Automatic scaling in Windows Forms
Automatic scaling enables a form and its controls, designed on one machine with a certain display resolution or system font, to be displayed appropriately on another machine with a different display resolution or system font. It assures that the form and its controls will intelligently resize to be consistent with native windows and other applications on both the users' and other developers' machines. The support of the .NET Framework for automatic scaling and visual styles enables .NET Framework applications to maintain a consistent look and feel when compared to native Windows applications on each user's machine.
For the most part, automatic scaling works as expected in .NET Framework version 2.0 and later. However, font scheme changes can be problematic. To see an example of how to resolve this, see How to: Respond to Font Scheme Changes in a Windows Forms Application.
Need for automatic scaling
Without automatic scaling, an application designed for one display resolution or font will either appear too small or too large when that resolution or font is changed. For example, if the application is designed using Tahoma 9 point as a baseline, without adjustment it will appear too small if run on a machine where the system font is Tahoma 12 point. Text elements, such as titles, menus, text box contents, and so on will render smaller than other applications. Furthermore, the size of user interface (UI) elements that contain text, such as the title bar, menus, and many controls are dependent on the font used. In this example, these elements will also appear relatively smaller.
An analogous situation occurs when an application is designed for a certain display resolution. The most common display resolution is 96 dots per inch (DPI), which equals 100% display scaling, but higher resolution displays supporting 125%, 150%, 200% (which respectively equal 120, 144 and 192 DPI) and above are becoming more common. Without adjustment, an application, especially a graphics-based one, designed for one resolution will appear either too large or too small when run at another resolution.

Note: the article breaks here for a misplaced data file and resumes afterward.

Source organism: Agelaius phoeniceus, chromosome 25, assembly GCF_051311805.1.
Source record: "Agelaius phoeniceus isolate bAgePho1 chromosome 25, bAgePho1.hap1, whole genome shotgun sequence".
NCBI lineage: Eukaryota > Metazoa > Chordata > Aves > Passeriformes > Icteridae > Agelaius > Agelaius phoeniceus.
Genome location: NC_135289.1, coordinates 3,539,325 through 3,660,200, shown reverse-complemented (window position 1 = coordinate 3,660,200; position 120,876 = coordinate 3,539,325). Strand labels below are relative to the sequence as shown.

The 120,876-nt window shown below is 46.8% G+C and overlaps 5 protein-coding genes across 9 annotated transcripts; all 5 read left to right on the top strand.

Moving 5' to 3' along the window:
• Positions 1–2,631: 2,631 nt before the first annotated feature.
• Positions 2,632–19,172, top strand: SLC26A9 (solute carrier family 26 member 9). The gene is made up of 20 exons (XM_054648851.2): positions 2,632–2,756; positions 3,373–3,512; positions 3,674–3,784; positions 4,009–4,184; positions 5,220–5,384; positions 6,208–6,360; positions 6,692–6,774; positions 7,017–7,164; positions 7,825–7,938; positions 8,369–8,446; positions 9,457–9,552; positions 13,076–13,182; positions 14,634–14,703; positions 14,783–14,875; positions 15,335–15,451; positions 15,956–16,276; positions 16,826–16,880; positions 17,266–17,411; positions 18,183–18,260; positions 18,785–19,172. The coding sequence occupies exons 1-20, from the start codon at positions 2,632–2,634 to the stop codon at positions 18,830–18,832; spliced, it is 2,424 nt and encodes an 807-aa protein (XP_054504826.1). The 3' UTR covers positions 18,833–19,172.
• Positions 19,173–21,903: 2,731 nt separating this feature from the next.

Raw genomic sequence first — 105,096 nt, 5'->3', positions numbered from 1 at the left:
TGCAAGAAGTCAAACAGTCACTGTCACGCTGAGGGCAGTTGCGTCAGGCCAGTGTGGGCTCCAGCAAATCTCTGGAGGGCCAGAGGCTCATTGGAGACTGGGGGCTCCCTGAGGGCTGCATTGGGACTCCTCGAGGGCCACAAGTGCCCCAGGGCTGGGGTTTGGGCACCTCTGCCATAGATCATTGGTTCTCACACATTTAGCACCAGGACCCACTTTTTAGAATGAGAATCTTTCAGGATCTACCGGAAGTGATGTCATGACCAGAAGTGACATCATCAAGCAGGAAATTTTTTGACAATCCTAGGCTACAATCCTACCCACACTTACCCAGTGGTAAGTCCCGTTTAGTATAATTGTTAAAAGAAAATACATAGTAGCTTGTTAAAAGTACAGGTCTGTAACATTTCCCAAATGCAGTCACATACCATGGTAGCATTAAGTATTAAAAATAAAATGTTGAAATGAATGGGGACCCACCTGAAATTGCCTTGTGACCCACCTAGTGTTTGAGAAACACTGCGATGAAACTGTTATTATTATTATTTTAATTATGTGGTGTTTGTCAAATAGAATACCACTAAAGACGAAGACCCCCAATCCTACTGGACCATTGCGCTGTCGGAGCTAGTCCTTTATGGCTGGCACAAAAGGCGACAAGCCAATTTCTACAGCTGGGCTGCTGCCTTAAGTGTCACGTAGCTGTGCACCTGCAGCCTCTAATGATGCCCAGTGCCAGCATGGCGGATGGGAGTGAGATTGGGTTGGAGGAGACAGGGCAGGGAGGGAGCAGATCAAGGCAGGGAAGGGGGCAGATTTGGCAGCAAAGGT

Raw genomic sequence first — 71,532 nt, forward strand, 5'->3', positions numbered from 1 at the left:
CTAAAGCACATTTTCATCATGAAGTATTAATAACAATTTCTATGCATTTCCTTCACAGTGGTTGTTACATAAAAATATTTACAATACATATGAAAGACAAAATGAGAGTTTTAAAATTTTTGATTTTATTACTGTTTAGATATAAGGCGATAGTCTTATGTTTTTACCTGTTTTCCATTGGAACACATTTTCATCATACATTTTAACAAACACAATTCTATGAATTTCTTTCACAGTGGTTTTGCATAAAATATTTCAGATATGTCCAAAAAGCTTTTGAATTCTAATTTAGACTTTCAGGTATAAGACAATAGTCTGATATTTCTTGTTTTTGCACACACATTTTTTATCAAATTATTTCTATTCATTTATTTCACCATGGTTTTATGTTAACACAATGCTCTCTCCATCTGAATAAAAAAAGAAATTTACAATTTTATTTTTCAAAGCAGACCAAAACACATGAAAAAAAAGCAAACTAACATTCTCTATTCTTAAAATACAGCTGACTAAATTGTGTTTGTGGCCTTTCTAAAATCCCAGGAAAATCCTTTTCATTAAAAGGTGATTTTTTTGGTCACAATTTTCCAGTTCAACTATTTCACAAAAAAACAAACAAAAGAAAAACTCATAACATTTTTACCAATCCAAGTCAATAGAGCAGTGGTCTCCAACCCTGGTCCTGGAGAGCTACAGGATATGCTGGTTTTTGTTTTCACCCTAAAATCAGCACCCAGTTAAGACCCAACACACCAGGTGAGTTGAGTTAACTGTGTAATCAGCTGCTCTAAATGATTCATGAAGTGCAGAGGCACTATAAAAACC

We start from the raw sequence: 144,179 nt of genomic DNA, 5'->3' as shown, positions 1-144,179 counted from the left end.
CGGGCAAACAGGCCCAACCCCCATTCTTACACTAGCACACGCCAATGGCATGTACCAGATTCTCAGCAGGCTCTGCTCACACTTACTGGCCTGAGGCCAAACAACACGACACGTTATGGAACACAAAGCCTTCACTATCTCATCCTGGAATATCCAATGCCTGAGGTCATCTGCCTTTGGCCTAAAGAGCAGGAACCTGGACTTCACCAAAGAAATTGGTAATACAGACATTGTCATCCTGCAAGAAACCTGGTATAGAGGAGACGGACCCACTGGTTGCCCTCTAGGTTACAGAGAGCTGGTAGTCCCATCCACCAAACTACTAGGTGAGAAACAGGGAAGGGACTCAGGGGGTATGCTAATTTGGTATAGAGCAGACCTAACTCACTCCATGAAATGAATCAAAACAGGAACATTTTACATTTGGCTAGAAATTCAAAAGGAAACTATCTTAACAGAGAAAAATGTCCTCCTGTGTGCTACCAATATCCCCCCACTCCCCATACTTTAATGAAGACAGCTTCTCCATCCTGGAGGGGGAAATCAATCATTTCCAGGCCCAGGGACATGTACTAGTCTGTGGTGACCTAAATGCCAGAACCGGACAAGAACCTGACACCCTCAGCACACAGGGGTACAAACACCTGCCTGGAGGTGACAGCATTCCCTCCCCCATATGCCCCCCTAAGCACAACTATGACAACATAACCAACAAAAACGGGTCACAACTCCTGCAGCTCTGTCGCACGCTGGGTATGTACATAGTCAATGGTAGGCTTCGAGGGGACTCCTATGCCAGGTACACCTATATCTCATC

Automatic scaling seeks to ameliorate these problems by automatically resizing the form and its child controls according to the relative font size or display resolution. The Windows operating system supports automatic scaling of dialog boxes using a relative unit of measurement called dialog units. A dialog unit is based on the system font and its relationship to pixels can be determined though the Win32 SDK function
GetDialogBaseUnits. When a user changes the theme used by Windows, all dialog boxes are automatically adjusted accordingly. In addition, the .NET Framework supports automatic scaling either according to the default system font or the display resolution. Optionally, automatic scaling can be disabled in an application.
Original support for automatic scaling
Versions 1.0 and 1.1 of the .NET Framework supported automatic scaling in a straightforward manner that was dependent on the Windows default font used for the UI, represented by the Win32 SDK value DEFAULT_GUI_FONT. This font is typically only changed when the display resolution changes. The following mechanism was used to implement automatic scaling:
At design time, the AutoScaleBaseSize property (which is now deprecated) was set to the height and width of the default system font on the developer's machine.
Before displaying the form, the ApplyAutoScaling method was called to scale the form. This method calculated the relative scale sizes from AutoScaleBaseSize and Font then called the Scale method to actually scale the form and its children.
While this mechanism was sufficient for most purposes, it suffered from the following limitations:
Since the AutoScaleBaseSize property represents the baseline font size as integer values, rounding errors occur that become evident when a form is cycled through multiple resolutions.